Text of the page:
Tour of historic buildings of the Japanese Belle Epoque

It takes about thirty-five minutes to walk from the station to Hirosaki Park. But it is a walk that does not lack for interesting elements. Among the many possible routes, there is one that takes you through a lesser known but no less fascinating period of Japan: the Taisho period (1912-1926), also known as the “Roman Taisho” period. “Roman” refers to European Romanticism: Japan had been opening to the West for half a century, and the encounter was bearing fruit. The Taisho era roughly coincides with the end of the Belle Epoque and much of the Roaring Twenties. Roaring for Japan too, amid rapid economic growth, new individual freedoms, and artistic innovation. The Japanese sought to confront the West not by copying it, but by mixing and reinterpreting their own traditions with innovations from overseas. On this three-hour tour, we will discover the results.

The first stop is a 15–20-minute drive from Hirosaki station. From the central exit we take Ekimae Street, then after about five hundred metres we turn left at the large intersection to reach the beautiful Dotemachi Street. It is one of the main arteries of the city, full of shops. At the next intersection, we come to Yanagimachi Street, where we find the Aomori Bank Memorial Museum on the right.

The façade greets us with a strongly Western style influenced by the Italian Renaissance, but once inside, the brick structure and wrought-iron details are offset by wooden floors, while the symmetrical centrality is broken up by proportions more suited to oriental tastes, which prefer irregularity. The permanent exhibitions tell the story of the bank through documents and historical photographs, but there are also temporary exhibitions that change from time to time. Depending on the latter, a visit can take between 30 and 50 minutes.

The former Hirosaki City Library was built in 1906 as a public library and operated until 1950. It now houses a museum. It is certainly one of the most elegant examples of Taisho architecture, in which English neoclassicism in the Queen Anne style (1702-1714) is combined with Japanese elements with delicacy.  For this reason, it is the stop we will focus on for the longest time. The walk from the Aomori Bank Memorial Museum takes only 5-10 minutes, starting from Kamishiroganecho Street, along Chuo-dori Avenue (one of the city’s main streets) to Takaoka-machi Street.

The façade is striking in its neoclassical balance and delicate combination of red brick, white plaster, and typical English blue-green wooden details. But as soon as you enter, the importance of wood and the asymmetrical yet perfectly harmonious arrangement of spaces and volumes take you back to the East: a meeting of different sensibilities united by a taste for essentiality. The great simplicity and functionality of the interiors, capable of enhancing the natural beauty of materials and forms, undoubtedly goes beyond Anglo-Saxon austerity and proves to be profoundly Japanese.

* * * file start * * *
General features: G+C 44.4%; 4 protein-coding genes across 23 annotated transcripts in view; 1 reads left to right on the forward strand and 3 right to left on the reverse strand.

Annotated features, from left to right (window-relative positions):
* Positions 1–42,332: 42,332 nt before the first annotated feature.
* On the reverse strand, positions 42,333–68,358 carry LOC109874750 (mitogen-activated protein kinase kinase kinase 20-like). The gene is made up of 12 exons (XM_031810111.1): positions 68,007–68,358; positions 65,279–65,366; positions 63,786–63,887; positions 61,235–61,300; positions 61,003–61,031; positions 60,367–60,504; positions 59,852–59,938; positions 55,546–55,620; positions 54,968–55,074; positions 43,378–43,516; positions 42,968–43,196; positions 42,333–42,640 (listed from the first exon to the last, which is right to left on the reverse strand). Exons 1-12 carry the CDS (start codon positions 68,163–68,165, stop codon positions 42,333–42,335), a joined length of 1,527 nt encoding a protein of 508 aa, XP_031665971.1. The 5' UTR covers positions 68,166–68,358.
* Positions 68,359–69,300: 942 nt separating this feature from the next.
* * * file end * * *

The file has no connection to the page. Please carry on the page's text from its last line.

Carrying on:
On the other hand, the decoration of each room is undoubtedly English, according to a single chromatic dominant: the reading room, for example, immerses us in a deep, relaxing blue, while the student lounge is clad in a vibrant red. Meanwhile, we can observe the permanent exhibitions, which allow us to breathe in the atmosphere of those years through period photographs, historical documents, and artefacts. On the shelves we can also find some books of the period and others, more recently printed, but related to the literary tastes of the Taisho era. The editions of Lewis Carroll’s Alice in Wonderland, one of the most popular Western literary works in Japan, are inevitable: a great success since its first translation, it has marked the Taisho imagination.

In the gardens, the final surprise is a display of detailed models of the most important buildings in Hirosaki during the Taisho period – including, of course, the library itself, in a maze-like game with a real Carrolian feel.

In short, without having to walk around the entire city, we get a comprehensive look at all the architecture of the period. For an exhaustive visit, you should allow about 50 or 60 minutes, which could be longer in the case of temporary exhibitions.

It only takes 5 or 10 minutes to reach the Starbucks Coffee Hirosaki Park Front Store by turning left again on Chuo-dori Avenue. Starbucks is a US coffee shop chain and may seem like a less picturesque stop, but the Hirosaki location is one of the most beautiful, housed in a historic Taisho-era building with a beautiful view of the park. For many Japanese, it is an obligatory stop on a trip to Aomori Prefecture.

For a more typical meal, however, we should visit the last stop on our walk, whose very name is emblematic: the Taisho Roman Tea Room. We reach it by walking along Omachi-dori Avenue for about 10-15 minutes. Here we can enjoy tea in a peaceful atmosphere, overlooking the (this time very Japanese) gardens of the building. The Taisho Roman Tea Room also has a small place in the world of Japanese pop culture: in the anime Flying Witch, set in Hirosaki, it is a magical place run by ghosts. But only those who know the secret tricks can access it: to everyone else, it looks like an old ruin. For us, however, it only takes about fifty minutes to enjoy tea, accompanied by traditional Japanese sweets such as wagashi.

We are now at the gates of the park.  We only need to walk about 10-15 minutes along Omachi-dori Avenue to get to the nearest entrance. Our exploration of Taisho-era Japan took us three to four hours, depending on how much detail we wanted to explore along the way.

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